But the NFC... oh my goodness. This conference makes the NBA's East look mighty. Dallas was 13-3? They're terrible! I just watched their entire secondary whiff on an Amani Toomer catch-and-run touchdown. Eli Manning and Tony Romo are the best quarterbacks the conference has to offer after Brett Favre, who should have retired five seasons ago? Weak. I feel like the lone voice in the wilderness screaming as I do at a league that continues to grow in popularity year after year while the quality of play has descended to the point where you might as well be watching NAIA ball. Oh, well. Contrarianism is kind of my stock in trade anyway.

The NBA, on the other hand, is going through a renaissance, not that anybody except we few diehards appreciates it. You just have to throw your hands up on the double standards that exist between the MLB and NFL (where is the steroid controversy in the National Football League? You're telling me none of those guys are using human growth hormone?) and the NBA and the NFL ("I don't watch the NBA because all the players are thugs, but I love the NFL... uhh, you can't see cornrows under a helmet"). There sure are a lot of teams playing attractive five-man basketball in the NBA this season, from the Celtics (where the sheer force of Kevin Garnett's personality has led to Paul Pierce and Ray Allen playing actual defense for the first time in their careers) to the Trail Blazers (LaMarcus Aldridge is exactly like Rasheed Wallace except for the threes and the crazy) to the Warriors (who are just an absolute gas to watch run their offense, even if a small nagging voice keeps telling me they would win more games if they slowed it down and posted up Andris Biedrins).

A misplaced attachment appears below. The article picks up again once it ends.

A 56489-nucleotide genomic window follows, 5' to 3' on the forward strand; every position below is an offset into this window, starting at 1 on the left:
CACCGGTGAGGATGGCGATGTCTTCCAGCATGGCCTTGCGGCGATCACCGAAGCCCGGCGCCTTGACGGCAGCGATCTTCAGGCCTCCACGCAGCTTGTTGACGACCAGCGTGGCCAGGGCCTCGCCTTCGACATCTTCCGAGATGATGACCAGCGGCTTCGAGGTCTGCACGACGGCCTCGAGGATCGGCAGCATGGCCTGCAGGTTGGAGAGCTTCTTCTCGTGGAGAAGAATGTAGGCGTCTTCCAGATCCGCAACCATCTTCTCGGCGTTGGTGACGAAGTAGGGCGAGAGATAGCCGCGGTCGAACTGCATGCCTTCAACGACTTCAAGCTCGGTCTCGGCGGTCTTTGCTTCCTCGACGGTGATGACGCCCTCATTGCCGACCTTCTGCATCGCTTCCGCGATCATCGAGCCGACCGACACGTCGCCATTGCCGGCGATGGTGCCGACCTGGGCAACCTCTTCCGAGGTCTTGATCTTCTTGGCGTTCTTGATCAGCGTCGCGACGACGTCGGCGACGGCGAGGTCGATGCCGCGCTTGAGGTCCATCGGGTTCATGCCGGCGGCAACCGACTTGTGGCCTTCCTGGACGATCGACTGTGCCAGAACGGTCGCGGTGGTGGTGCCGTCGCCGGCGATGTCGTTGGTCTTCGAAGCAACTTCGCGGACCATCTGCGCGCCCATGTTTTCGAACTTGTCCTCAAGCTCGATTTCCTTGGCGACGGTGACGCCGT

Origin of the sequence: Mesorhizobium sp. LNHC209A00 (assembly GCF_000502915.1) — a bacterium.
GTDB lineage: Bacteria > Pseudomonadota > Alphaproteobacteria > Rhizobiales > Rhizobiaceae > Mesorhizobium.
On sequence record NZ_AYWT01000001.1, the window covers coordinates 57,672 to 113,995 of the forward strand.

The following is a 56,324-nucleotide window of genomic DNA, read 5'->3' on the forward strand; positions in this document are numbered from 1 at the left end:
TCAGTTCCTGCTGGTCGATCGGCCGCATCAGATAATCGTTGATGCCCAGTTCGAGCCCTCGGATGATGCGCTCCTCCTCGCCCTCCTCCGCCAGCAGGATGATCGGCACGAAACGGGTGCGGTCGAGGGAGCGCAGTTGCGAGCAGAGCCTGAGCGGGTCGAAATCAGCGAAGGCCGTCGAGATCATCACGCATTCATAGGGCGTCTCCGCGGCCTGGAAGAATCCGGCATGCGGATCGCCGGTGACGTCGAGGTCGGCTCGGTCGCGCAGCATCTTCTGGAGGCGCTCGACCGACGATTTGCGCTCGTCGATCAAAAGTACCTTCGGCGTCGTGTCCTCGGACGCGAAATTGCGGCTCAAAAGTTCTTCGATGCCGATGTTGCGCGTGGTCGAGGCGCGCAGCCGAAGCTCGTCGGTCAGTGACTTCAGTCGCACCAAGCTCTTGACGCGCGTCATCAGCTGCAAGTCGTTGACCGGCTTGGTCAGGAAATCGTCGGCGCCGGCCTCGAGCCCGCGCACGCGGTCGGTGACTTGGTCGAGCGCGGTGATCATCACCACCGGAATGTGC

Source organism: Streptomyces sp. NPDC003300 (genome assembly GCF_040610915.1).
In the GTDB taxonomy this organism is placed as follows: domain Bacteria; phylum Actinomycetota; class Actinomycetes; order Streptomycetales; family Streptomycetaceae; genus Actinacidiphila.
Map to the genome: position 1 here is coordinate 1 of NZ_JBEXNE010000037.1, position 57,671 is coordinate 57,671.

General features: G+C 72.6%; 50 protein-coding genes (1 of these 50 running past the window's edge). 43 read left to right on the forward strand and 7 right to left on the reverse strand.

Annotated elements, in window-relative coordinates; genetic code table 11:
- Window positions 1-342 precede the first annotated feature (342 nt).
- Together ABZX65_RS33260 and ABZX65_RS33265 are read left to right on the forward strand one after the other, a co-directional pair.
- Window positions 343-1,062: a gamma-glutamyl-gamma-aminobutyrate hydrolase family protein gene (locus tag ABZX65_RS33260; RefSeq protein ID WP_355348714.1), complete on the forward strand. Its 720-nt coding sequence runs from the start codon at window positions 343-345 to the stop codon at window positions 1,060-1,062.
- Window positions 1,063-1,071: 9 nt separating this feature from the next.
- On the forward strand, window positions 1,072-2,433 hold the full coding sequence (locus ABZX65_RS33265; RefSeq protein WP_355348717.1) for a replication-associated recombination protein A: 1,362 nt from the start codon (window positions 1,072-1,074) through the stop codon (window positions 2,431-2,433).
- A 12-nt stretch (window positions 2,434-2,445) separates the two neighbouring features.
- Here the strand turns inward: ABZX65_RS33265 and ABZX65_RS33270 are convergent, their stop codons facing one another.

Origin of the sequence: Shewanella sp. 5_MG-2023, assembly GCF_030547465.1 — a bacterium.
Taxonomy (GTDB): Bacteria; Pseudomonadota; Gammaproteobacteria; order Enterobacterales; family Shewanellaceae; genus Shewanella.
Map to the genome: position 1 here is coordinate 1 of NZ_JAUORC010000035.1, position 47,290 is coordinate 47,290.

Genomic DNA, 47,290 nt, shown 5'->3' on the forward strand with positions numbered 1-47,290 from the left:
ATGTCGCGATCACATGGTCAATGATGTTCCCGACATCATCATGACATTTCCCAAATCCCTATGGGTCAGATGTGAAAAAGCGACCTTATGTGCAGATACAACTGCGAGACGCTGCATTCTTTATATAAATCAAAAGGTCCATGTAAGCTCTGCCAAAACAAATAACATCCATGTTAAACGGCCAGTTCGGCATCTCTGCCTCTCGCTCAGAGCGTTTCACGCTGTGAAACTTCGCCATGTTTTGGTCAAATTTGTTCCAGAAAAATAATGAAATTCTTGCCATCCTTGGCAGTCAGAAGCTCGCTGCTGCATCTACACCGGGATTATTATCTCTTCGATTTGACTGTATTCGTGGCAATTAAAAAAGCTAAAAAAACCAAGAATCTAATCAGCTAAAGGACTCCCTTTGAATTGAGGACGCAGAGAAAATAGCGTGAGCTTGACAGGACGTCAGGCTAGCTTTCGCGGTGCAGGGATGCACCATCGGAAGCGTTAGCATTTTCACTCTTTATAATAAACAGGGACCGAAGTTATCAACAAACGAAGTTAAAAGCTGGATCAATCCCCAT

What's more, the good teams from the last few years -- Detroit, San Antonio, Dallas -- are still good, only biding their time for some playoff series that are going to be very hotly contested indeed. Sure, the regular season is too long, but a weird thing has happened -- because there are so many new teams that consider themselves contenders without the old contenders apart from Miami necessarily having given up their thrones, hardly a week goes by without at least two or three games on the schedule that are grudge matches. Detroit and Boston legitimately seem to dislike each other, Dallas obviously has its issues with the Warriors, Phoenix and the Lakers always get up to play, and even though it's been one-sided to this point, there isn't a Nuggets fan in Denver who won't expound at length about their abiding distaste for Tim Duncan and the Spurs.